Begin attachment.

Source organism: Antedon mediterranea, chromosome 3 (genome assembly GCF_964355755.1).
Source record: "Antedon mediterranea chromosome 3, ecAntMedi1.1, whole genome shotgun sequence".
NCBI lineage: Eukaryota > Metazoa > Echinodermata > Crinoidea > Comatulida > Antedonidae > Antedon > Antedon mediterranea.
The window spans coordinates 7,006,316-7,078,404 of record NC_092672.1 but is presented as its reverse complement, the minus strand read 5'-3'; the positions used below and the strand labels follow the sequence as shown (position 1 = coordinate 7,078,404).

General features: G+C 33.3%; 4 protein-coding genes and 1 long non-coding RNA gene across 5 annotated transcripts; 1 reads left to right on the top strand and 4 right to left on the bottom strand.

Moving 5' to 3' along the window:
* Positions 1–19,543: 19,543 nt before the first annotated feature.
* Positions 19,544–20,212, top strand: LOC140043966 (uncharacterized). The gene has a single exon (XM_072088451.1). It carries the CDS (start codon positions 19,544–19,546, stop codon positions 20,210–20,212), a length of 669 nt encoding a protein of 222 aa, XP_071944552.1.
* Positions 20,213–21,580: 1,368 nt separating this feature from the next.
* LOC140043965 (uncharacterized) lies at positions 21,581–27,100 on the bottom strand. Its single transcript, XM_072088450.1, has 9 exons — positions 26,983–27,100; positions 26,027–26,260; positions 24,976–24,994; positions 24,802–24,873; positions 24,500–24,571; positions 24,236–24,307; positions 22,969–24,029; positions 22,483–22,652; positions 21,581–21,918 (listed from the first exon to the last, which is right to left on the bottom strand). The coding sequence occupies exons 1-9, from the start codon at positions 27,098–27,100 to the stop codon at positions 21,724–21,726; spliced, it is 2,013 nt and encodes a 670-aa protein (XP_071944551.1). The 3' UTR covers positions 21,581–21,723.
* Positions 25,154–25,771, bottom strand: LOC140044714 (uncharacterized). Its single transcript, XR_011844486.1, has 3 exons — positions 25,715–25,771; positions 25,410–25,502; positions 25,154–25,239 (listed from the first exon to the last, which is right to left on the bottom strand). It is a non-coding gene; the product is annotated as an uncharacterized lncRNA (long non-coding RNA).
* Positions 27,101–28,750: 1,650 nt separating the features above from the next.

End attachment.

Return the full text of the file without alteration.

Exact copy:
Source organism: Antedon mediterranea, chromosome 3 (genome assembly GCF_964355755.1).
Source record: "Antedon mediterranea chromosome 3, ecAntMedi1.1, whole genome shotgun sequence".
NCBI lineage: Eukaryota > Metazoa > Echinodermata > Crinoidea > Comatulida > Antedonidae > Antedon > Antedon mediterranea.
The window spans coordinates 7,006,316-7,078,404 of record NC_092672.1 but is presented as its reverse complement, the minus strand read 5'-3'; the positions used below and the strand labels follow the sequence as shown (position 1 = coordinate 7,078,404).

General features: G+C 33.3%; 4 protein-coding genes and 1 long non-coding RNA gene across 5 annotated transcripts; 1 reads left to right on the top strand and 4 right to left on the bottom strand.

Moving 5' to 3' along the window:
* Positions 1–19,543: 19,543 nt before the first annotated feature.
* Positions 19,544–20,212, top strand: LOC140043966 (uncharacterized). The gene has a single exon (XM_072088451.1). It carries the CDS (start codon positions 19,544–19,546, stop codon positions 20,210–20,212), a length of 669 nt encoding a protein of 222 aa, XP_071944552.1.
* Positions 20,213–21,580: 1,368 nt separating this feature from the next.
* LOC140043965 (uncharacterized) lies at positions 21,581–27,100 on the bottom strand. Its single transcript, XM_072088450.1, has 9 exons — positions 26,983–27,100; positions 26,027–26,260; positions 24,976–24,994; positions 24,802–24,873; positions 24,500–24,571; positions 24,236–24,307; positions 22,969–24,029; positions 22,483–22,652; positions 21,581–21,918 (listed from the first exon to the last, which is right to left on the bottom strand). The coding sequence occupies exons 1-9, from the start codon at positions 27,098–27,100 to the stop codon at positions 21,724–21,726; spliced, it is 2,013 nt and encodes a 670-aa protein (XP_071944551.1). The 3' UTR covers positions 21,581–21,723.
* Positions 25,154–25,771, bottom strand: LOC140044714 (uncharacterized). Its single transcript, XR_011844486.1, has 3 exons — positions 25,715–25,771; positions 25,410–25,502; positions 25,154–25,239 (listed from the first exon to the last, which is right to left on the bottom strand). It is a non-coding gene; the product is annotated as an uncharacterized lncRNA (long non-coding RNA).
* Positions 27,101–28,750: 1,650 nt separating the features above from the next.